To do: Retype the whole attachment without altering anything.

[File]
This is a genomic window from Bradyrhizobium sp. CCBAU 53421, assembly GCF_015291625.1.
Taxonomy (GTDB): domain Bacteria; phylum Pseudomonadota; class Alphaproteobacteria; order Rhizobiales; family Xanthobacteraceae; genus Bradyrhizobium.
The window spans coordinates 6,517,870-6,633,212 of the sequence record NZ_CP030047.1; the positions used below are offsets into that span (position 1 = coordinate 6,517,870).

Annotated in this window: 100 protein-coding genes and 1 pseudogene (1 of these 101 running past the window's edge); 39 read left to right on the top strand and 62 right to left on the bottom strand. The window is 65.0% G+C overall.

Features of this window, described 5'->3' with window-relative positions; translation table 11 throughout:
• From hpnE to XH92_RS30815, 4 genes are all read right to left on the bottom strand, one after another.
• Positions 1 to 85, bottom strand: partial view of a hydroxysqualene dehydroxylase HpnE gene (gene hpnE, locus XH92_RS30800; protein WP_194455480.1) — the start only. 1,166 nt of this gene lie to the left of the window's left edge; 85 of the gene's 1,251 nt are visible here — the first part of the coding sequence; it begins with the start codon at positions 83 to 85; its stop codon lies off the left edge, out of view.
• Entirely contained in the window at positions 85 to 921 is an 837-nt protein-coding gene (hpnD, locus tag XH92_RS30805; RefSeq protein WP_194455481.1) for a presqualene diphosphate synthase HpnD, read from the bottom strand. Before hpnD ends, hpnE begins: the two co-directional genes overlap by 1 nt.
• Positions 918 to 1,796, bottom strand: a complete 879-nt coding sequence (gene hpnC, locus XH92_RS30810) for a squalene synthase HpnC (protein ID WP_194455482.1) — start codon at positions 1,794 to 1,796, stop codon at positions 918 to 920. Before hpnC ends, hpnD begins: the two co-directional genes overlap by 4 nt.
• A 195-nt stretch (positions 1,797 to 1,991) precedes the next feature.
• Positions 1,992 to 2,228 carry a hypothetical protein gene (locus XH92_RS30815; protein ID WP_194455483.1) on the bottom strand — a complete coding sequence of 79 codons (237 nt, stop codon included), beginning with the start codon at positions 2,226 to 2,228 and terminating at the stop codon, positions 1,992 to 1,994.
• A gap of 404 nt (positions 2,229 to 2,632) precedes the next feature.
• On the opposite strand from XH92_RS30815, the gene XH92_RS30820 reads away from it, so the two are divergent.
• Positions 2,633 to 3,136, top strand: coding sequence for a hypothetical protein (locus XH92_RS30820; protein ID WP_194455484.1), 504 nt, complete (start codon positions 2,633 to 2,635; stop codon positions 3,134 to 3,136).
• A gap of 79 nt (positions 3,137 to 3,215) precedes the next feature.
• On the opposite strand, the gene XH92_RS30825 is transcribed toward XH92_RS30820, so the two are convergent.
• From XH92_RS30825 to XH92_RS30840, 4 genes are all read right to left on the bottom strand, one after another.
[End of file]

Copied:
This is a genomic window from Bradyrhizobium sp. CCBAU 53421, assembly GCF_015291625.1.
Taxonomy (GTDB): domain Bacteria; phylum Pseudomonadota; class Alphaproteobacteria; order Rhizobiales; family Xanthobacteraceae; genus Bradyrhizobium.
The window spans coordinates 6,517,870-6,633,212 of the sequence record NZ_CP030047.1; the positions used below are offsets into that span (position 1 = coordinate 6,517,870).

Annotated in this window: 100 protein-coding genes and 1 pseudogene (1 of these 101 running past the window's edge); 39 read left to right on the top strand and 62 right to left on the bottom strand. The window is 65.0% G+C overall.

Features of this window, described 5'->3' with window-relative positions; translation table 11 throughout:
• From hpnE to XH92_RS30815, 4 genes are all read right to left on the bottom strand, one after another.
• Positions 1 to 85, bottom strand: partial view of a hydroxysqualene dehydroxylase HpnE gene (gene hpnE, locus XH92_RS30800; protein WP_194455480.1) — the start only. 1,166 nt of this gene lie to the left of the window's left edge; 85 of the gene's 1,251 nt are visible here — the first part of the coding sequence; it begins with the start codon at positions 83 to 85; its stop codon lies off the left edge, out of view.
• Entirely contained in the window at positions 85 to 921 is an 837-nt protein-coding gene (hpnD, locus tag XH92_RS30805; RefSeq protein WP_194455481.1) for a presqualene diphosphate synthase HpnD, read from the bottom strand. Before hpnD ends, hpnE begins: the two co-directional genes overlap by 1 nt.
• Positions 918 to 1,796, bottom strand: a complete 879-nt coding sequence (gene hpnC, locus XH92_RS30810) for a squalene synthase HpnC (protein ID WP_194455482.1) — start codon at positions 1,794 to 1,796, stop codon at positions 918 to 920. Before hpnC ends, hpnD begins: the two co-directional genes overlap by 4 nt.
• A 195-nt stretch (positions 1,797 to 1,991) precedes the next feature.
• Positions 1,992 to 2,228 carry a hypothetical protein gene (locus XH92_RS30815; protein ID WP_194455483.1) on the bottom strand — a complete coding sequence of 79 codons (237 nt, stop codon included), beginning with the start codon at positions 2,226 to 2,228 and terminating at the stop codon, positions 1,992 to 1,994.
• A gap of 404 nt (positions 2,229 to 2,632) precedes the next feature.
• On the opposite strand from XH92_RS30815, the gene XH92_RS30820 reads away from it, so the two are divergent.
• Positions 2,633 to 3,136, top strand: coding sequence for a hypothetical protein (locus XH92_RS30820; protein ID WP_194455484.1), 504 nt, complete (start codon positions 2,633 to 2,635; stop codon positions 3,134 to 3,136).
• A gap of 79 nt (positions 3,137 to 3,215) precedes the next feature.
• On the opposite strand, the gene XH92_RS30825 is transcribed toward XH92_RS30820, so the two are convergent.
• From XH92_RS30825 to XH92_RS30840, 4 genes are all read right to left on the bottom strand, one after another.